Ugo Woatzi (1991) is a Photographer and Visual Artist working between Brussels (BE) and Johannesburg (SA). He graduated from the Market Photo Work of Johannesburg in 2016 and finished his master with distinction at the Luca School Of Arts in Brussels in 2019. He exhibited at BOZAR Brussels, Recyclart Brussels and Hazard Gallery Johannesburg.
Chameleon is a photo essay about visibility and stands as a conversation between masculinities and spaces. Looking beyond heteronormative confines the still frames evoke the love, fear, joy and safe environments of people that exist outside these constructs that can be suffocating. A narrative both personal and collective, a statement, an escape through beauty ; Ugo Woatzi creates his photographs through evocations of his own experiences and people from his community. He is developing himself as a queer artist.
“With this body of work, I want to encourage queer people to show themselves and share their story through photography.”
An interest that sticks to the bond between, space, body and gender he is equally engaged in celebrating as well as questioning the diversity of masculinities. Working metaphorically, he stages his work and plays with light, shape, colour and shadow. Chameleon becomes a metaphor of the small little lizard that occupies space but simultaneously hides in plain sight. This camouflage ability is for Ugo an expression of what he seeks to open up dialogue about–those of us who live but hide in plain sight and do not fit the conventional moulds constructed by heteronormativity.
- Can you tell us a bit about your background? Where did you grow up, how did you “find” art, how did your love of art and photography started?
I grew up in a patriarchal and traditional environment in the countryside of France where being gay was not accepted and I had to follow certain codes and rules in order to become “a man”. I used photography as a tool to express myself and to question my body, my genders, my sexuality. I think Samuel Fosso was the one who made me fall in love with photography. I started focusing full time on photography at the Market Photo Workshop of Johannesburg where I’ve been studying in 2016. I graduated this year from the master of photography at Luca School of Arts in Brussels.
- Who or what inspires you? Anything at all. Or rather, are there certain things that you think about when you’re beginning a series of photographs?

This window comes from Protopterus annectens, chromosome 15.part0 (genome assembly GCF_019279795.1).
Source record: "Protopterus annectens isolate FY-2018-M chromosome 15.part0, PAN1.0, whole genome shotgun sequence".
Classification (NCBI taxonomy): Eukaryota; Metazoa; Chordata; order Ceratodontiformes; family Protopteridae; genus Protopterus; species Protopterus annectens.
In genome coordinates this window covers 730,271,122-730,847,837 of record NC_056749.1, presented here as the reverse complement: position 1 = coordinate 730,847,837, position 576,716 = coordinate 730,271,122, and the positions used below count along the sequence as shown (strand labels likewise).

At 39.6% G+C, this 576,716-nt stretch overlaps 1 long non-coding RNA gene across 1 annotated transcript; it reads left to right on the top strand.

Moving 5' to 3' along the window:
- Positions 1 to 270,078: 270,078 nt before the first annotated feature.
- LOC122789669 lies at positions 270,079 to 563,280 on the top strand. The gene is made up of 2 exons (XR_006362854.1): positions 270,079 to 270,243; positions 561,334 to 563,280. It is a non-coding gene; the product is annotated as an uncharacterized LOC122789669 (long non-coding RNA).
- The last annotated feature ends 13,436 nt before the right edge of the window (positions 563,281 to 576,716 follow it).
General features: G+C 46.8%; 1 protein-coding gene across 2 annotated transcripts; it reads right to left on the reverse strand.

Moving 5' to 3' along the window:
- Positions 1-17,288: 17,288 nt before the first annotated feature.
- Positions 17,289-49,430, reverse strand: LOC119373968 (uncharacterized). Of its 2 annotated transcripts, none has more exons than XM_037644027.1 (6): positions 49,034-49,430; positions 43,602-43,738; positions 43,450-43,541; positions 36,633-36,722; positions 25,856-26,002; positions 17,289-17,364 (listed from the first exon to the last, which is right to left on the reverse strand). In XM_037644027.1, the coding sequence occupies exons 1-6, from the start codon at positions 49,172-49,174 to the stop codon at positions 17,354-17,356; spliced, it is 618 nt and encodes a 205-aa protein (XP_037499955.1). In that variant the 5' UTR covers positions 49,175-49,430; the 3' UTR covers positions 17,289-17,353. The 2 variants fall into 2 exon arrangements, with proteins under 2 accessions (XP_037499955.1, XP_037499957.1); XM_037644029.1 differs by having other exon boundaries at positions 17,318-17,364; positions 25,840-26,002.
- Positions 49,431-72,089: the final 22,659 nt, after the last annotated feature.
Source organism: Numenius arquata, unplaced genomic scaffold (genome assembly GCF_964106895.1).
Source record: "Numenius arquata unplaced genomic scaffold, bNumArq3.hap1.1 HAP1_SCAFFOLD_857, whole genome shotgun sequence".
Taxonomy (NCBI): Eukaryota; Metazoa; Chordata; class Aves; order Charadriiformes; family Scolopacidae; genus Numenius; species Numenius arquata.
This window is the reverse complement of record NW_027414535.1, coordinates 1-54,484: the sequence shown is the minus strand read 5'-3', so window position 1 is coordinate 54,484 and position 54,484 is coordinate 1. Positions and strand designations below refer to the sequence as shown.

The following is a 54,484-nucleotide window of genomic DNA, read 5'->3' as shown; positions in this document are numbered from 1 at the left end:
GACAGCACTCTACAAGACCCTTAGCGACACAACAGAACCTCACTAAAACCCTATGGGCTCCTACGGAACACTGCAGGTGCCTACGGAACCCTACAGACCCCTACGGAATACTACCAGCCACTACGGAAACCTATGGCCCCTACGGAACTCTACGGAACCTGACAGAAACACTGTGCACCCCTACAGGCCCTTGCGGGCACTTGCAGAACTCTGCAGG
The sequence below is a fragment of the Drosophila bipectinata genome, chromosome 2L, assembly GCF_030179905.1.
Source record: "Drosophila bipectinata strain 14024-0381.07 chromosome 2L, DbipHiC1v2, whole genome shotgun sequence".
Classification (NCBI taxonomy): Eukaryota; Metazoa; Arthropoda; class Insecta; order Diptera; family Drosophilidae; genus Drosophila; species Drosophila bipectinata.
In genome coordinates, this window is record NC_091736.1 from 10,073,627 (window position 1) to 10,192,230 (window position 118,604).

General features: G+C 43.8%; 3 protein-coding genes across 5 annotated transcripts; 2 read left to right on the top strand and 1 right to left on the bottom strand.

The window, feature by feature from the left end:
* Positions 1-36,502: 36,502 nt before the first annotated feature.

I built my work through evocations of my own experiences and people from my community. It is A narrative both personal and collective. Photographers as Ren Hang, Samuel Fosso, Claude Cahun and Vivian Sassen definitely inspired my visual language.
- Are you afraid of being judged for your sexuality? Did you feel pressure not to discuss your sexuality?
I was afraid of being judge by my sexuality and I still do sometimes. When I was a young boy I didn't know that being attracted to a person of the same sex could be an issue, I guess I was a bit naive. That’s why for many years I was not able to talk about it and I was trying to hide it as much as I could.
- How has your sexuality affected your career?
My sexuality definitely shaped the purpose of my work. I’m sure a lot of queer kids are suffering today as I was. I really see my work as a form of visual activism. One of my teacher was always telling me “Ugo, photography is about you”.
- How did the idea of the project come to life?
The idea of Chameleon come to life by sharing stories with people from my community but also by making a connection between my past and who I am today. This is how this conversation between masculinities and spaces started and how I build my visual language.
- Do you feel the public forces you to be a spokesperson for the gay community?
Definitely not but I do undertake this position in a way I guess. I want to encourage queer people to show themselves and share their story through photography.
- How do you choose the people you portray?
Most of the people I portray are friends, some photographs are performative while others are fragments of people’s lives who surround me.
- Do you think nowadays people is more aware of LGBTQ+ visibility?
It is a photo essay about visibility and Chameleon becomes a metaphor of the small little lizard that occupies space but simultaneously hides in plain sight. This camouflage ability is for me an expression of what I seek to open up dialogue about–those of us who live but hide in plain sight and do not fit the conventional moulds constructed by heteronormativity.
- What are your plans for this year?
I’ll be working for a gallery space in Istanbul called Pi Artworks for fews months from September. I’ll keep on going with the Chameleon project and I would like to start a new body of work based on self portraiture.